Monday, February 15, 2016

Thailand Train Stations (Southern Line)

This is a brief journey along some train stations on the Thai Southern line. Where do these names come from? Some very old history is revealed!
At the terminal (in the end) we talk about single track trains.


Kantang, the original capital of Trang province, is Thailands main port on the Andaman Coast. There is a direct train to Bangkok. The railway station is the oldest one still in use, all wood. Kantang is derived from "gantang", a Malay / Indonesion unit for measuring rice.

Love Station is a coffee shop in one of the original wooden buildings of Kantang station. They serve excellent coffee.

Nearby is the former house of Phraya Ratsadanupradit, the man who introduced rubber to Thailand. The house is a pretty two-story wooden house.


Trang's name comes from "terang", the Malay / Indonesian word for light. It reflects the large Malay population, though my guess is the Chinese are the majority.

Surat Thani

Passing through Surat Thani, which is named after the ancient Indian city of Surat. That in turn may have its name from Suryapur (city of the sun god Surya). Or maybe "Surat" means "attention" or "face", that is, an outward expression of the soul.
In India this train station would have been called Surat Junction or Surat Road, as it is 15km from Surat. Or it would have been called Phun Phin, as that is the town where it is actually located. What the hell, let's rename it.


The name Chaiya originates from the Sanskrit word jaya meaning "victory". Over a thousand years ago it was a major town in the Sri Vijaya empire, that included Sumatra, Java and the Malay peninsula as far north as  Chumphon / Ranong.

Wat Phra Boromathat has clear similarities with temples and chedis in Central Java.


There are several theories on the origin of the name Chumphon. According to one, it originates from Chumnumporn (literally "accumulation of forces") which is in line with the fact that Chumphon was a frontier city (See Chaiya comments).

Another theory says it means “gathering place of friendly people”. Well, most just seem to pass through, either to a Gulf island, or further south.

What strikes me most is that Chumphong seems to be a village and a town at the same time. The streets are busy and full of facilities while the back of the hotel overlooks a field with two cows and I hear cockcrow.

Prachuap Khiri Khan

Prachuap Khiri Khan means the "city in the mountains". A remarkable name for a town on the shore. Then again, it has its back to the mountains that make the border with Myanmar. Thailand is at its most narrow here. Just 10km wide...

It seems impossible to capture the town and the bay in a picture, but just imagine a perfect setting and you will be close.

Nakhon Pathom

The name comes from the Pali words "Nagara Pathama", meaning "first city", and Nakhon Pathom is often referred to as Thailand's oldest city.

Formerly situated by the sea, the city prospered during the Dvaravati civilisation. According to archaeological findings, Nakhon Pathom was the first city to possess influences of Buddhism and Indian civilisations. Scriptures in a 7th century South Indian  language have been found.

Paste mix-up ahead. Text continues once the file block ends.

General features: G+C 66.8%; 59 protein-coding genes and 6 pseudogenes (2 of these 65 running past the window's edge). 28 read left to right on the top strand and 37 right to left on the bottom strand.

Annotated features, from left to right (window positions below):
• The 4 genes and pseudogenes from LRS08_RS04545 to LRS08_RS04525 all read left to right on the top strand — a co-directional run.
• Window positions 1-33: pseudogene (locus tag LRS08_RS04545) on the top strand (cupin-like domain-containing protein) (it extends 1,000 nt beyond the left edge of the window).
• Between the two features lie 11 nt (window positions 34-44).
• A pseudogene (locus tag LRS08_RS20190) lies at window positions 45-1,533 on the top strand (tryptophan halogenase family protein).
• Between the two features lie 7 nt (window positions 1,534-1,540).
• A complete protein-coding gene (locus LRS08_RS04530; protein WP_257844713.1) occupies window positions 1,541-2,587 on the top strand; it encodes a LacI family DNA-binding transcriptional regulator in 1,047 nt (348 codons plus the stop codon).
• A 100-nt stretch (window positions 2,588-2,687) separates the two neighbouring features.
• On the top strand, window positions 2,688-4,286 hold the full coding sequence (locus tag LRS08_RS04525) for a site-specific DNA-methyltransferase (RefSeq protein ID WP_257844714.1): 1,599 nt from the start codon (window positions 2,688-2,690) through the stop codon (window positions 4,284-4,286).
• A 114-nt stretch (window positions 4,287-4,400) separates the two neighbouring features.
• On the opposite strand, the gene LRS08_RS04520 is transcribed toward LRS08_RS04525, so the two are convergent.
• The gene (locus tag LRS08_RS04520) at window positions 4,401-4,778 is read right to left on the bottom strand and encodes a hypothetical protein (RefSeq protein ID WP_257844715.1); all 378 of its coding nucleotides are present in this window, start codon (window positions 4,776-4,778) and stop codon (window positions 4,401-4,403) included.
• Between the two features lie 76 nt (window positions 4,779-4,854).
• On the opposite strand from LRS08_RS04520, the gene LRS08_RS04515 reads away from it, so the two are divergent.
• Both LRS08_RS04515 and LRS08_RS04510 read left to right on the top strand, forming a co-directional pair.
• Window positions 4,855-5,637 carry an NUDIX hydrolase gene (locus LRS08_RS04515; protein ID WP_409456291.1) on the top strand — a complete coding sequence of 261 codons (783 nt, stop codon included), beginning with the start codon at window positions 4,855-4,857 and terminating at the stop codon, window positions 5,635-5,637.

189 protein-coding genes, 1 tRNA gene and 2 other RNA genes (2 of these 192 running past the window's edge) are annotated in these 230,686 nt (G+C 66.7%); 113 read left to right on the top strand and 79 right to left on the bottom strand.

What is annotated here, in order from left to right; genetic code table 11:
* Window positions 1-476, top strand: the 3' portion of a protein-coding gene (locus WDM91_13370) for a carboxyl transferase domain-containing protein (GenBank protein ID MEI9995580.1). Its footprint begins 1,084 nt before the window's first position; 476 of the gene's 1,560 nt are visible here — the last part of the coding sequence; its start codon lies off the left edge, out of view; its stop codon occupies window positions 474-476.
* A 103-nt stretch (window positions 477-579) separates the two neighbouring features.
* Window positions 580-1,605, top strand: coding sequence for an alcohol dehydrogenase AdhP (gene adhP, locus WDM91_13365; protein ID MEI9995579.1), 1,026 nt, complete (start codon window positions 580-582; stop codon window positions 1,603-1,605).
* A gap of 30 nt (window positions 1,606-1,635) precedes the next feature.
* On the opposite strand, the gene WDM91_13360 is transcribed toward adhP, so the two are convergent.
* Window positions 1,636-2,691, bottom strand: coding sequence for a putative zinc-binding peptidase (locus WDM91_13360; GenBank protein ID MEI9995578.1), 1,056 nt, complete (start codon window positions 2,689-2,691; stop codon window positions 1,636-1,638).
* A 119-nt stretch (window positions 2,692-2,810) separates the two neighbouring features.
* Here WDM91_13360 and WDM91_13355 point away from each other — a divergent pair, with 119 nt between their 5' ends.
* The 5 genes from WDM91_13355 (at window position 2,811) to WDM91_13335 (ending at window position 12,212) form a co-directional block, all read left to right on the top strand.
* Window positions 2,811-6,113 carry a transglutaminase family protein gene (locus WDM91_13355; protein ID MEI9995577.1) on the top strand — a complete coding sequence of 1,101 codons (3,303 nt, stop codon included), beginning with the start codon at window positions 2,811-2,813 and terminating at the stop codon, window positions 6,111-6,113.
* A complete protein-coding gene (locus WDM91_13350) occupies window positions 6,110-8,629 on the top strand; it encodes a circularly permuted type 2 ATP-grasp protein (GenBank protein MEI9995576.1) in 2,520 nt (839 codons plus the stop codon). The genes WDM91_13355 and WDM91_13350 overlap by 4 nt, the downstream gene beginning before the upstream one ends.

It is the site of Phra Pathom Chedi, the first religious landmark that signified the influx of Buddhism into Thailand. The Chedi has been rebuilt several times and is now the largest in the world!


Kanchana means “golden” in Sanskrit and Hindi.

Originally built as a defense against the Burmese, the town is now most famous for the Burma railway, built by forced labourers and prisoners of war in WWII to supply the Japanese army over there.
One of the key passages was the notorious Bridge over the River Kwai, made famous by the movie with the same name.


The origin of the name Bangkok is unclear. “Ban” is a Thai word meaning "village by a stream", plus “ko” meaning "island". 

Another theory suggests that it is shortened from Bang Makok, makok being the name of a plant, (Spondias dulcis, ambarella, kedondong, golden apple, golden plum). This is supported by the fact that Wat Arun, a historic temple in the area, used to be named Wat Makok.

The official Thai name of the city is Krung Thep, which means "City of Angels".

Single track trains

We did all our longer transfers by train. Often there were just one or two trains a day that were useful to us (there are also many night trains). These are old tracks and diesel trains, with antique signaling systems that work with hoops, tokens and flags.

To prevent two trains running into each other on a single track, each track section has one token (a metal disc) that a driver múst have to be able to drive on that section. At stations where opposite trains pass each other, the token is given to a station employee. To make the transfer more easy from a moving train, the token is clamped in a large hoop. The station employee brings the hoop with token to the other train. Sometimes the employee pulls a long sprint for that, once we saw him driving down the platform with a moped!

The express trains reached up to 120 km / h. And even the wooden (!) local train that we had, reached almost 90 km / h. After 4½ hours, wooden benches are very hard  indeed…

1 comment:

Peter said...

The great railway journey